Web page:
One benefit, and that of no ordinary importance, has been conferred on us by my truly pious mother-in-law, in that she has made known to us by letter that abandoned folly of impious men which has hitherto escaped detection by you: so that the criminal conduct thus overlooked may now through our means obtain fitting correction and remedy, necessary though tardy.
the online edition of the Vitae Constantini.
On Eutropia in Eusebius, Vitae Constantini
LI. That he ordered a Church to be built at Mambre.
Such was the principal sacred edifices erected by the emperor's command. But having heard that the self-same Saviour who erewhile had appeared on earth had in ages long since past afforded a manifestation of his Divine presence to holy men of Palestine near the oak of Mambre, he ordered that a house of prayer should be built there also in honor of the God who had thus appeared. Accordingly the imperial commission was transmitted to the provincial governors by letters addressed to them individually, enjoining a speedy completion of the appointed work. He sent moreover to the writer of this history an eloquent admonition, a copy of which I think it well to insert in the present work, in order to convey a just idea of his pious diligence and zeal. To express, then, his displeasure at the evil practices which he had heard were usual in the place just referred to, he addressed me in the following terms.
LII. Constantine's Letter to Eusebius concerning Mambre.
"Victor Constantinus, Maximus Augustus, to Macarius, and the rest of the bishops in Palestine. "One benefit, and that of no ordinary importance, has been conferred on us by my truly pious mother-in-law, in that she has made known to us by letter that abandoned folly of impious men which has hitherto escaped detection by you: so that the criminal conduct thus overlooked may now through our means obtain fitting correction and remedy, necessary though ardy. For surely it is a grave impiety indeed, that holy places should be defiled by the stain of unhallowed impurities. What then is this, dearest brethren, which, though it has eluded your sagacity, she of whom I speak was impelled by a pious sense of duty to disclose?
LIII. That the Saviour appeared in this Place to Abraham.
"She assures me, then, that the place which takes its name from the oak of Mambre, where we find that Abraham dwelt, is defiled by certain of the slaves of superstition in every possible way. She declares that idols which should be utterly destroyed have been erected on the site of that tree; that an altar is near the spot; and that impure sacrifices are continually performed. Now since it is evident that these practices are equally inconsistent with the character of our times, and unworthy the sanctity of the place itself, I wish your Gravities to be informed that the illustrious Count Acacius, our friend, has received instructions by letter from me, to the effect that every idol which shall be found in the place above-mentioned shall immediately be consigned to the flames; that the altar be utterly demolished; and that if any one, after this our mandate, shall be guilty of impiety of any kind in this place, he shall be visited with condign punishment. The place itself we have directed to be adorned with an unpolluted structure, I mean a church; in order that it may become a fitting place of assembly for holy men. Meantime, should any breach of these our commands occur, it should be made known to our clemency without the least delay by letters from you, that we may direct the person detected to be dealt with, as a transgressor of the law, in the severest manner. For you are not ignorant that the Supreme God first appeared to Abraham, and conversed with him, in that place. There it was that the observance of the Divine law first began; there first the Saviour himself, with the two angels, vouchsafed to Abraham a manifestation of his presence; there God first appeared to men; there he gave promise to Abraham concerning his future seed, and straightway fulfilled that promise; there he foretold that he should be the father of a multitude of nations.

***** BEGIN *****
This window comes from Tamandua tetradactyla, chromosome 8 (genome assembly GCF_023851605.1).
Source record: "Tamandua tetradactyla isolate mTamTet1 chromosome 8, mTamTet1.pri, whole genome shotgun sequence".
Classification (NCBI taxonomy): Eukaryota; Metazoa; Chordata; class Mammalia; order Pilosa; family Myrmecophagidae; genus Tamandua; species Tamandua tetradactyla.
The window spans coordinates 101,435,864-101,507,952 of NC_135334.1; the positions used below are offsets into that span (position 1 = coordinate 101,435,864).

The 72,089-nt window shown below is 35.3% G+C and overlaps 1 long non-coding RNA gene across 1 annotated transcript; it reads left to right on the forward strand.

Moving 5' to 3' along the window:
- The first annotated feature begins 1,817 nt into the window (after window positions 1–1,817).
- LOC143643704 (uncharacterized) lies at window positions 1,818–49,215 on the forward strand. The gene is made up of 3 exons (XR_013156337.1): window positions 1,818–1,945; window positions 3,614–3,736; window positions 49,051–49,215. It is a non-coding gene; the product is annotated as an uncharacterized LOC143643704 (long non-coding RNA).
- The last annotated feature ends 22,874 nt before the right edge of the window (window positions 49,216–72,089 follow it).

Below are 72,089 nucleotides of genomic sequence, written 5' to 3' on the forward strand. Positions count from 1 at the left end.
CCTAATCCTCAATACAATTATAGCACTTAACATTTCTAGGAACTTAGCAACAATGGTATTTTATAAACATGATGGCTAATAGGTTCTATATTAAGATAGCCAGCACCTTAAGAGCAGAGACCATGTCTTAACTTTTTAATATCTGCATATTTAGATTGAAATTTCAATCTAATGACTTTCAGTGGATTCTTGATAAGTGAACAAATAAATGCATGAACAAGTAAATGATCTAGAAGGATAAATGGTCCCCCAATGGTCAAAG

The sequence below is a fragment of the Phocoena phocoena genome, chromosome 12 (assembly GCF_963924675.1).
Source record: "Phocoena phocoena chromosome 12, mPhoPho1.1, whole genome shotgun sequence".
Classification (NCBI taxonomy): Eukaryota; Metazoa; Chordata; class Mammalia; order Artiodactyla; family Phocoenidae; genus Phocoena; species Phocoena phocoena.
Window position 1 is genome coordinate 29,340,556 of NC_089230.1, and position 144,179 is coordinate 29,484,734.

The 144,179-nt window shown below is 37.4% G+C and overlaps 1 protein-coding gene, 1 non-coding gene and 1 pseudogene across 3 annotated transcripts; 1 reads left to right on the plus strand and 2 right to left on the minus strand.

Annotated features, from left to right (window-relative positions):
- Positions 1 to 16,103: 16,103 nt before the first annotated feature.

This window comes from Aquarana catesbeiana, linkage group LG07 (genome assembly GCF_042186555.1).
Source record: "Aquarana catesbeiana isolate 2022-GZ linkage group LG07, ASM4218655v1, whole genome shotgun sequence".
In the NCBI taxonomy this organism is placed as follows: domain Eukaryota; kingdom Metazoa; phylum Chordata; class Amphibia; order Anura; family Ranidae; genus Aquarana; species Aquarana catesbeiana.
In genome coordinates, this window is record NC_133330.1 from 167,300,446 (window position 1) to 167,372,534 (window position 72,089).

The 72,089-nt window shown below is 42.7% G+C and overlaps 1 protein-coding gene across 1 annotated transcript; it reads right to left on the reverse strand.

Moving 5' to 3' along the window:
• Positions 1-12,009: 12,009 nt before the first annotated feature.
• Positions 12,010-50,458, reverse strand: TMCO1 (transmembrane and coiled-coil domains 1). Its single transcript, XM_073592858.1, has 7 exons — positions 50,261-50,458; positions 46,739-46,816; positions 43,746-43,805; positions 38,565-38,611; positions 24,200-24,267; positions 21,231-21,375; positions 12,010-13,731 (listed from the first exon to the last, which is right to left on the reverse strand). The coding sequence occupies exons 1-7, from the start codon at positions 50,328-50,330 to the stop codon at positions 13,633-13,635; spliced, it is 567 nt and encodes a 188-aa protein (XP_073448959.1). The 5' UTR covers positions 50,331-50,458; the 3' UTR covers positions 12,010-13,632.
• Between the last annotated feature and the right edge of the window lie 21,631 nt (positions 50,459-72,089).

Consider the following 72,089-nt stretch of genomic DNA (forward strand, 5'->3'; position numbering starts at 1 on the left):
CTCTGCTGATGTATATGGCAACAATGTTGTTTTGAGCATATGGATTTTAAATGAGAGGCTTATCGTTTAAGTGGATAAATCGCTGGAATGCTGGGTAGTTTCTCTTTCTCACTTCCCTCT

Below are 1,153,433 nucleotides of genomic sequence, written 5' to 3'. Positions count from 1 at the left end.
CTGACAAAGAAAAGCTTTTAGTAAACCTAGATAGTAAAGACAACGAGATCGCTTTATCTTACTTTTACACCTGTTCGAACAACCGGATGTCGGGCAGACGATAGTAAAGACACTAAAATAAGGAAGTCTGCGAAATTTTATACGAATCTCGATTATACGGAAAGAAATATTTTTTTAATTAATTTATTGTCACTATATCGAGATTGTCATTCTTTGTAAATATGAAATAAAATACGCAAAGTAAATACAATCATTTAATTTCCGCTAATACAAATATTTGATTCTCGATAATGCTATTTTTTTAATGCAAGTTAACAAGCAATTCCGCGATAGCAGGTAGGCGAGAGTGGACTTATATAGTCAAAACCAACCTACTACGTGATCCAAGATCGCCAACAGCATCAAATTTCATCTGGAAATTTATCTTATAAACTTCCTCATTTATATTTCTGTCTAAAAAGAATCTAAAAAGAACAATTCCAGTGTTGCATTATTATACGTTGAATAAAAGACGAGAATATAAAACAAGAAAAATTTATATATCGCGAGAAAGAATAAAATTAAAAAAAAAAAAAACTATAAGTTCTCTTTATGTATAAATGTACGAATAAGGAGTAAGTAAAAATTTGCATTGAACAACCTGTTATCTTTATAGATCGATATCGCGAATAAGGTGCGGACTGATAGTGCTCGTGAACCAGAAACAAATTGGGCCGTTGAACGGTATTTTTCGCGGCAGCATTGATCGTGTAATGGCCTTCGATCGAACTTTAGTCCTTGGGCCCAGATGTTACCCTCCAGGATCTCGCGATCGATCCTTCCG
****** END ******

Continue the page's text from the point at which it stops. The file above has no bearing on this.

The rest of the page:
For these reasons, it seems to me right that this place should not only be kept pure through your diligence from all defilement, but restored also to its pristine sanctity; that nothing hereafter may be done there except the performance of fitting service to him who is the Almighty God, and our Saviour, and Lord of all. And this service it is incumbent on you to care for with due attention, if your Gravities be willing (and of this I feel confident) to gratify my wishes, which are especially interested in the worship of God. May he preserve you, beloved brethren!"
Eusebius, Vitae Constantini (book III, chaps 51-53).